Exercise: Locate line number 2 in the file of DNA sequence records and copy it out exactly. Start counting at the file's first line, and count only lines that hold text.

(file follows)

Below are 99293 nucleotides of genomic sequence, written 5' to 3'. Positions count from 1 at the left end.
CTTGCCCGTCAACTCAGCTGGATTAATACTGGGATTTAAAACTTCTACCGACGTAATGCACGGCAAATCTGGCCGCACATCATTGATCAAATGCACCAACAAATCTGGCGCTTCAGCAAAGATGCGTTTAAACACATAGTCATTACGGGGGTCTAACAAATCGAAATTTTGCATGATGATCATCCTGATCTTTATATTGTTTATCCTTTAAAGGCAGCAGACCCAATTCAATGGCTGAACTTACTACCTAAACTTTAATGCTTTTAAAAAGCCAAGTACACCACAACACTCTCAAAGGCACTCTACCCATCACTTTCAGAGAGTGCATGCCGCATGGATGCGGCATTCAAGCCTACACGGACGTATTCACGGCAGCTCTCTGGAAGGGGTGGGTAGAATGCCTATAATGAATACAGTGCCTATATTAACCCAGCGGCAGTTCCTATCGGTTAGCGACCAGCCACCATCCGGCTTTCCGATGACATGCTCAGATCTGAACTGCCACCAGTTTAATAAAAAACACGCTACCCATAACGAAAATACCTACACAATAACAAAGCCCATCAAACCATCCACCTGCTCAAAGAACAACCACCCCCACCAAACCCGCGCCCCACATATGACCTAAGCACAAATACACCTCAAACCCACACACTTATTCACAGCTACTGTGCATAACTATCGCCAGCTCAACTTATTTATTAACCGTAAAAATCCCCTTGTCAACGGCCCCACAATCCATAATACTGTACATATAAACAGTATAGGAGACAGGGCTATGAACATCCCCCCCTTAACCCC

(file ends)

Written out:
CTTGCCCGTCAACTCAGCTGGATTAATACTGGGATTTAAAACTTCTACCGACGTAATGCACGGCAAATCTGGCCGCACATCATTGATCAAATGCACCAACAAATCTGGCGCTTCAGCAAAGATGCGTTTAAACACATAGTCATTACGGGGGTCTAACAAATCGAAATTTTGCATGATGATCATCCTGATCTTTATATTGTTTATCCTTTAAAGGCAGCAGACCCAATTCAATGGCTGAACTTACTACCTAAACTTTAATGCTTTTAAAAAGCCAAGTACACCACAACACTCTCAAAGGCACTCTACCCATCACTTTCAGAGAGTGCATGCCGCATGGATGCGGCATTCAAGCCTACACGGACGTATTCACGGCAGCTCTCTGGAAGGGGTGGGTAGAATGCCTATAATGAATACAGTGCCTATATTAACCCAGCGGCAGTTCCTATCGGTTAGCGACCAGCCACCATCCGGCTTTCCGATGACATGCTCAGATCTGAACTGCCACCAGTTTAATAAAAAACACGCTACCCATAACGAAAATACCTACACAATAACAAAGCCCATCAAACCATCCACCTGCTCAAAGAACAACCACCCCCACCAAACCCGCGCCCCACATATGACCTAAGCACAAATACACCTCAAACCCACACACTTATTCACAGCTACTGTGCATAACTATCGCCAGCTCAACTTATTTATTAACCGTAAAAATCCCCTTGTCAACGGCCCCACAATCCATAATACTGTACATATAAACAGTATAGGAGACAGGGCTATGAACATCCCCCCCTTAACCCC